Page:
“I scarcely know how to answer it. Mr. Granger seems kind to his daughter, and she talks as if she had a great deal of influence over him; but one does not see much of people’s real feelings in a great house like this. It is ‘company’ all day long. I daresay Mr. and Miss Granger are very fond of one another, but — but — they are not so much to each other as I should like you and me to be, papa,” Clarissa added with a sudden boldness.
Mr. Lovel coughed, as if something had stuck in his throat.
“My dear child, I have every wish to treat you fairly — affectionately, that is to say,” he replied, after that little nervous cough; “but I am not a man given to sentiment, you see, and there are circumstances in my life which go far to excuse a certain coldness. So long as you do not ask too much of me — in the way of sentiment, I mean — we shall get on very well, as we have done since your return from school. I have had every reason to be satisfied.”
This was not much, but Clarissa was grateful even for so little.
“Thank you, papa,” she said in a low voice; “I have been very anxious to please you.”
“Yes, my dear, and I hope — nay, am sure — that your future conduct will give me the same cause for satisfaction; that you will act wisely, and settle the more difficult questions of life like a woman of sense and resolution. There are difficult questions to be solved in life, you know, Clary; and woe betide the woman who lets her heart get the better of her head!”
Clarissa did not quite understand the drift of this remark, but her father dismissed the subject in his lightest manner before she could express her bewilderment.
“That’s quite enough serious talk, my dear,” he said; “and now give me the carte du pays. Who is here besides these Grangers? and what little social comedies are being enacted? Your letters, though very nice and dutiful, are not quite up to the Horace–Walpole standard, and have not enlightened me much about the state of things.”
Clarissa ran over the names of the Castle guests. There was one which she felt would be difficult to pronounce, but it must needs come at last. She wound up her list with it: “And — and there are Lady Geraldine Challoner, and the gentleman she is going to marry — Mr. Fairfax.”
To her extreme surprise, the name seemed to awaken some unwonted emotion in her father’s breast.
“Fairfax!” he exclaimed; “what Fairfax is that? You didn’t tell me whom Lady Geraldine was to marry when you told me you were to officiate as bridesmaid. Who is this Mr. Fairfax?”
“He has been in the army, papa, and has sold out. He is the heir to some great estate called Lyvedon, which he is to inherit from an uncle.”
“His son!” muttered Mr. Lovel.
“Do you know Mr. Fairfax, papa?”
“No, I do not know this young man. But I have known others — members of the same family — and have a good reason for hating his name. He comes of a false, unprincipled race. I am sorry for Lady Geraldine.”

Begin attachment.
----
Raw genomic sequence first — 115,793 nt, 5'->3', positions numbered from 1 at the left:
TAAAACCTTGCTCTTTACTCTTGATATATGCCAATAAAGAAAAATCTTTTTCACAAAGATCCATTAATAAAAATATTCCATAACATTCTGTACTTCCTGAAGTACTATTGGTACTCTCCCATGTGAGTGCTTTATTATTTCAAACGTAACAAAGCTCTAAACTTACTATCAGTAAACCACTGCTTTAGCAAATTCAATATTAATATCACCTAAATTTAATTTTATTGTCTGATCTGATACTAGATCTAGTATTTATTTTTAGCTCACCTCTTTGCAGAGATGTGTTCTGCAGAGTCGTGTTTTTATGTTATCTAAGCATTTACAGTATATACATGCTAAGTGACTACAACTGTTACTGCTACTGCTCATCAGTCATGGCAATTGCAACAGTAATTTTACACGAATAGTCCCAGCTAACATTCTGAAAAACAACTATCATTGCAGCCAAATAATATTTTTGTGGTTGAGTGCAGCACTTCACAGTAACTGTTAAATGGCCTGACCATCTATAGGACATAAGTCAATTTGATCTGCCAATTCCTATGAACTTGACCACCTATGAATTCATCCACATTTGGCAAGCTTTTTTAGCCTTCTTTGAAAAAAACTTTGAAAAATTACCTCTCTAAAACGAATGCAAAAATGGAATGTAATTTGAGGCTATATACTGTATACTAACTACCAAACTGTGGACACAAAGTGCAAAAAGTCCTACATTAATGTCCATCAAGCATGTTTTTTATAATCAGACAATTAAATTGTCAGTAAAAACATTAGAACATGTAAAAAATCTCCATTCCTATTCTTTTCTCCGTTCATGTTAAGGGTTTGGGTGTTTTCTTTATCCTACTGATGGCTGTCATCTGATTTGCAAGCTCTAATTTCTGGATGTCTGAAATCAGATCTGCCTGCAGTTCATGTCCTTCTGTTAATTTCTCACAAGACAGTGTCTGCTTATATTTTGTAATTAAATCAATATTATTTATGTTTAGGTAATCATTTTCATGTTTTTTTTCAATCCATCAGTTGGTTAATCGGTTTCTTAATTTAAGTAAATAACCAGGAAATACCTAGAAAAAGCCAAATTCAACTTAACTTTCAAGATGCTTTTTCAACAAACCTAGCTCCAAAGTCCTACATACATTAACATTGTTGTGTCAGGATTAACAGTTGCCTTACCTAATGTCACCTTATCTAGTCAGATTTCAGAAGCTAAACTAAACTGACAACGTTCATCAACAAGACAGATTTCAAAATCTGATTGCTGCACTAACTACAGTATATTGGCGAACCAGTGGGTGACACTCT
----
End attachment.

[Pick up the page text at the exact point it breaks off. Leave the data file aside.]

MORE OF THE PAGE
“He may not have inherited the faults of his family, papa.”
“May not!” echoed Mr. Lovel contemptuously; “or may. I fancy these vices run in the blood, child, and pass from father to son more surely than a landed estate. To lie and betray came natural to the man I knew. Great Heaven! I can see his false smile at this moment.”
This was said in a low voice; not to Clarissa, but to himself; a half-involuntary exclamation. He turned impatiently presently, and walked hurriedly back towards the Castle.
“Let us go in,” he said. “That name of Fairfax has set my teeth on edge.”
“But you will not be uncivil to Mr. Fairfax, papa?” Clarissa asked anxiously.
“Uncivil to him! No, of course not. The man is Lady Laura’s guest, and a stranger to me; why should I be uncivil to him?”
Nor would it have been possible to imagine by-and-by, when Mr. Lovel and George Fairfax were introduced to each other, that the name of the younger man was in any manner unpleasant to the elder. Clarissa’s father had evidently made up his mind to be agreeable, and was eminently successful in the attempt. At the dinner-table he was really brilliant, and it was a wonder to every one that a man who led a life of seclusion could shine forth all at once with more than the success of a professed diner-out. But it was to Mr. Granger that Marmaduke Lovel was most particularly gracious. He seemed eager to atone, on this one occasion, for all former coldness towards the purchaser of his estate. Nor was Daniel Granger slow to take advantage of his urbane humour. For some reason or other, that gentleman was keenly desirous of acquiring Mr. Lovel’s friendship. It might be the commoner’s slavish worship of ancient race, it might be some deeper motive, that influenced him, but about the fact itself there could be no doubt. The master of Arden was eager to place his coverts, his park, his library, his hot-houses, his picture-gallery — everything that he possessed — at the feet of his ruined neighbour. Yet even in his eagerness to confer these benefits there was some show of delicacy, and he was careful not to outrage the fallen man’s dignity.
Mr. Lovel listened, and bowed, and smiled; pledged himself to nothing; waived off every offer with an airy grace that was all his own. A prime minister, courted by some wealthy place-hunter, could not have had a loftier air; and yet he contrived to make Mr. Granger feel that this was the inauguration of a friendship between them; that he consented to the throwing down of those barriers which had kept them apart hitherto.
“For myself, I am a hermit by profession,” he said; “but I am anxious that my daughter should have friends, and I do not think she could have a more accomplished or agreeable companion than Miss Granger.”